Why write my own?

…when Elder Game does it so much better — and they actually know what they’re talking about, being insiders and all, rather than just blathering on the edges like I do.

Most fascinating, Captain. A little painful, as truth can be, but it matches up with what I experienced in WAR* and what I’ve read others experienced in Champions Online. I haven’t been too sanguine about STO largely because Cryptic insisted on launching CO way before it was ready — ok, an MMO is never ready, but there’s “omgnotready!” and “ok-we’ll-live-with-the-remaining-bugs-ready.”

Most fascinating of all was the obvious-once-you-read-it assertion that turning the screws on a game’s leveling because you’re afraid people will outlevel the content too fast means you’ll end up with NO players, instead of with players who outlevel the content too fast but who have fun doing so, and who therefore WILL come back when you do an expansion or add more content in whatever way.

Oddly enough, that’s been working pretty well for WoW since 2004. People copy everything about WoW except its way of retaining (or regaining) subscribers.

One thing everyone agrees on is that 2009 hasn’t exactly been a beacon of excellence in the MMO world. Full of hype, sure — but we need to not confuse vast amounts of hype with vast amounts of goodness. What I’m seeing in the last few years is a LOT of hype and not much actual delivery, going all the way back to 2007 and the Vanguard launch (yes, I was a Vangirl for a while). Eh, we could go back to Horizons as far as that goes, if we wanted, but we won’t — and the hype machine wasn’t quite as well-developed and pervasive back then.

These days the hype juggernaut’s good enough to show me a clog and make me believe it’s a glass slipper, and I’m pretty cynical and suspicious of hype-like things in general. I don’t froth easily, so when I do get enthusiastic the subsequent disappointment is almost worse; and boy has there been a lot of disappointment in the MMO scene lately. Thank god for little sleeper hits like Fallen Earth — and I could have told you that’d be fun a year ago but I was respecting the NDA /nod. (Hey, I can jump on the ToldYa Bandwagon if I want, there’s room at the back there!)

I guess that’s why I’ve spent most of the last year playing a 5-year old game. If nothing else, it’s lasted long enough to iron out most of the big kinks. And they added quite a lot of content. Can’t really quibble with that.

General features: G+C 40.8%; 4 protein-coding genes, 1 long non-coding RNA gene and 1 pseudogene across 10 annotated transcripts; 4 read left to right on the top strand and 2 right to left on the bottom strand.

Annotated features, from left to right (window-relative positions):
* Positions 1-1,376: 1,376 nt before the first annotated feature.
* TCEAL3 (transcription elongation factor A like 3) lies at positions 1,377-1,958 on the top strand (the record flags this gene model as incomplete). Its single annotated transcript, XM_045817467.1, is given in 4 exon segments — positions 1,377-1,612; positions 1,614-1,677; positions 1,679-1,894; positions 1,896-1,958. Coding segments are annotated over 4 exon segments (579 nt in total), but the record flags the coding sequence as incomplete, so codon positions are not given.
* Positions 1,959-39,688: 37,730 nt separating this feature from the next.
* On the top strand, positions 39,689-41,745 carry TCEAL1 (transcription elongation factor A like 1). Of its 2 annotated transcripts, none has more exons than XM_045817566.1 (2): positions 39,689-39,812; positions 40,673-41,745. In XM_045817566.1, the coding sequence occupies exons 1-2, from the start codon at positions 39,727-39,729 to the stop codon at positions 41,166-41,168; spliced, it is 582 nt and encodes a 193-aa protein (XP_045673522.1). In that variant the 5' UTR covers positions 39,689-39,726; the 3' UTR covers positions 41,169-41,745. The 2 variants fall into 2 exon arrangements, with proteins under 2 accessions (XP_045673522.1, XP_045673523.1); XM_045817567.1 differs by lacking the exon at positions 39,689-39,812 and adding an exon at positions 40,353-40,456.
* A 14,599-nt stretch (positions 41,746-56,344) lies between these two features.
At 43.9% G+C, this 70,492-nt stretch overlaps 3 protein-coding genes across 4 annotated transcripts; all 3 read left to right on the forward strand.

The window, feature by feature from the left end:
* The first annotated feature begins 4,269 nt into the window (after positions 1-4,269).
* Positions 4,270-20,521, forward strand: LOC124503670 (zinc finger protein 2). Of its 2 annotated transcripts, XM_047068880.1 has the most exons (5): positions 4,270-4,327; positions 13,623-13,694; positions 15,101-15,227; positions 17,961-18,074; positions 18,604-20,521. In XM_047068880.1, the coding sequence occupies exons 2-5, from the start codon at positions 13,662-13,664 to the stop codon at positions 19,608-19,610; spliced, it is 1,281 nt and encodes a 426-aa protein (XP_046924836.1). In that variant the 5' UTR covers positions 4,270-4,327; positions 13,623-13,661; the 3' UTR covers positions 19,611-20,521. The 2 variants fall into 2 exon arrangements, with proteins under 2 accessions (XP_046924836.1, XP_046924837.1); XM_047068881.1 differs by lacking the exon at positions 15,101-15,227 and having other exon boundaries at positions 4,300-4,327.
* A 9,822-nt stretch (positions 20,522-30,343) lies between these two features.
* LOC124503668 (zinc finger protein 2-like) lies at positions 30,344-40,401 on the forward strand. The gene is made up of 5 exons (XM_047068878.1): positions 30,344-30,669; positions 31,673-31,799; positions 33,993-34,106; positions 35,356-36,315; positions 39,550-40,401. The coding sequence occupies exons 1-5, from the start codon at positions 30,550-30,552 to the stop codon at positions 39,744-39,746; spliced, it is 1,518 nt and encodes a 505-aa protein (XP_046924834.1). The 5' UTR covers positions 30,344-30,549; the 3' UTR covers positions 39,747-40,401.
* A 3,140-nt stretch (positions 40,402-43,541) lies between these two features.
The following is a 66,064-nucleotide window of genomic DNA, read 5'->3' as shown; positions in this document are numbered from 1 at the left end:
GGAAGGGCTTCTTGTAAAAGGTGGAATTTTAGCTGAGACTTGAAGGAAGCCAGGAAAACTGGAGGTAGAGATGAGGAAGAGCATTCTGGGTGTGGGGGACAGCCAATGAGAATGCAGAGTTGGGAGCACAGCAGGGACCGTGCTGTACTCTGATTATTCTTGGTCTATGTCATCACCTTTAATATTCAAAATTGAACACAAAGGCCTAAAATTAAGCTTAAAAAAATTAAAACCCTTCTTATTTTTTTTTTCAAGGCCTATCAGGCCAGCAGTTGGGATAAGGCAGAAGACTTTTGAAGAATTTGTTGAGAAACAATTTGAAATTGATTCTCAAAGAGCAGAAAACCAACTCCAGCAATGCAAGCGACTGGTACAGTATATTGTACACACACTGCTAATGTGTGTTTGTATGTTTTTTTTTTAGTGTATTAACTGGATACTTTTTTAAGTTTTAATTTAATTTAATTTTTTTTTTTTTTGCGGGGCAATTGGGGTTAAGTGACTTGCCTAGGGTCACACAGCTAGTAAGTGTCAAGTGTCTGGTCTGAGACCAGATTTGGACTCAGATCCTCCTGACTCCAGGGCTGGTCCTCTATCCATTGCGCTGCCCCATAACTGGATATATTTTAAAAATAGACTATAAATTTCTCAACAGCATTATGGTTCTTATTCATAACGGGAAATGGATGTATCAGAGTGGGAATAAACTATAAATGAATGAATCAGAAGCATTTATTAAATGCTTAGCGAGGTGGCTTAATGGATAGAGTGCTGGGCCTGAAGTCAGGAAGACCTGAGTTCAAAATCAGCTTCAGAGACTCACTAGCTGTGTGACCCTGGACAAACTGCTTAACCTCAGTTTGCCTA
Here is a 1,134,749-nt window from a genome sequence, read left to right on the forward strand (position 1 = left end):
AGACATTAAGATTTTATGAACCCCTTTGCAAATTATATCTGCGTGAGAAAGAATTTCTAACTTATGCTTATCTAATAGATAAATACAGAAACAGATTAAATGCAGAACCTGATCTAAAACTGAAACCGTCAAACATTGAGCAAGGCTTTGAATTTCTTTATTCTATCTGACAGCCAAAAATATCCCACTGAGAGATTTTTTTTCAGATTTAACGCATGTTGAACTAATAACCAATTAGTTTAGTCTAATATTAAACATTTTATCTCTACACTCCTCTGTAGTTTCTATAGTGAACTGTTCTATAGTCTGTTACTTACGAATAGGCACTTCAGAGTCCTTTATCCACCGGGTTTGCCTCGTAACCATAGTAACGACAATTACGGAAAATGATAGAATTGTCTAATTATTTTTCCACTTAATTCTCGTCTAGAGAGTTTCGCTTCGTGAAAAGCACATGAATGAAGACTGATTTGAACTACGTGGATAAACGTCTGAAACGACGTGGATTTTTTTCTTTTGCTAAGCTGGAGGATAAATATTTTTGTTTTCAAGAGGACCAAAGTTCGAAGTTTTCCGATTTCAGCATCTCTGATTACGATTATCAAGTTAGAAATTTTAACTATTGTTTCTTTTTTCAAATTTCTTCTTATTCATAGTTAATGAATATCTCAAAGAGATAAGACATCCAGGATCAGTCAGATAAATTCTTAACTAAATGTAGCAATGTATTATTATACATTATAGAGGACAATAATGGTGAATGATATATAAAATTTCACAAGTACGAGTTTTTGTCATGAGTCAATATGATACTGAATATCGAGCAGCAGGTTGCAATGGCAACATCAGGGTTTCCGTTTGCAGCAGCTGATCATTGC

* And I’ll admit I’ve never caught on to the {insert developer name — in this case P Barnett} cult of personality thing. I don’t get it. He’s just a guy — they’re all just guys. (Actually, way too many of them are guys. Can’t we get some women devs in there please?). Is he really funny? Or something? What am I missing? I’m not saying he’s a BAD guy, I’m sure he’s very lovely and all. But fascinating in and of himself, and worth following all over various social media? Not that I’ve seen so far. Then again I’m not all that desperate to follow famous or quasi-famous people anyway. But that’s for another post some other day.

9 thoughts on “Why write my own?

  1. Paul Barnett just confuses people with his comments. They contain a little bit for everyone and everything, so that everyone can make out of them what he wants, so whatever he says causes major debates. Must be a natural gift/trait or a habit he cultivated. 🙂

    I think many blogs are pretty redundant and boring and I do not even read them once in a while, but yours isn’t. Take it as a compliment that I read you even if you mostly write about EverQuest 2, which I so totally do not care about.

  2. 😀 I love your blog Ysh. Don’t compare yourself so much to others, just compare yourself to your old self. And I enjoy reading about EQ2 because its an MMO I’ve never played and probably will not have time to play but is still doing interesting things.

    1. Heh, I guess the title came out more … something than I meant it to be. I have no ego problems regarding my own blog. Mostly I just wanted to point to one that I really enjoy. 😉

  3. I never heard that CO was “omgnotready” – all I heard was that it was easy to gimp your character, which I have not found to be true in my experience. Maybe I need to dig back in someone’s archives…who felt they got burned the worst on that?

    1. It’s drawn from the fact that they did that game-altering patch on the day (before? after? round then anyway) the game launched, thereby changing the basic experience pretty radically. To me, if you have to do a major patch on or around launch, you’re pretty much “omgnotready” — but then, most MMOs launching these days are in that state at least to some degree, because the cost/funding tightrope balancing act is so potentially dangerous if you fall.

  4. Cryptic did a lot of balancing right before release – they were really too late with doing that. The change they did was necessary though I believe, not because people would get to max level too fast, but that the game would become too easy for a number of people and thus also too boring.
    People get to max level quickly enough anyway, if they actually want to get there quickly.

    I really never felt that any of my characters became “unplayable” – with the exception of a bug that they managed to sneak during 2 days or so.

    Regardless though it was a bad move to do something like that around launch.

    I think Cryptic has some great ideas and work done on their games, but I must also agree with part of the Elder Game comments on how the company acts.

    And I am very much hoping the business models change in the path he is talking about.

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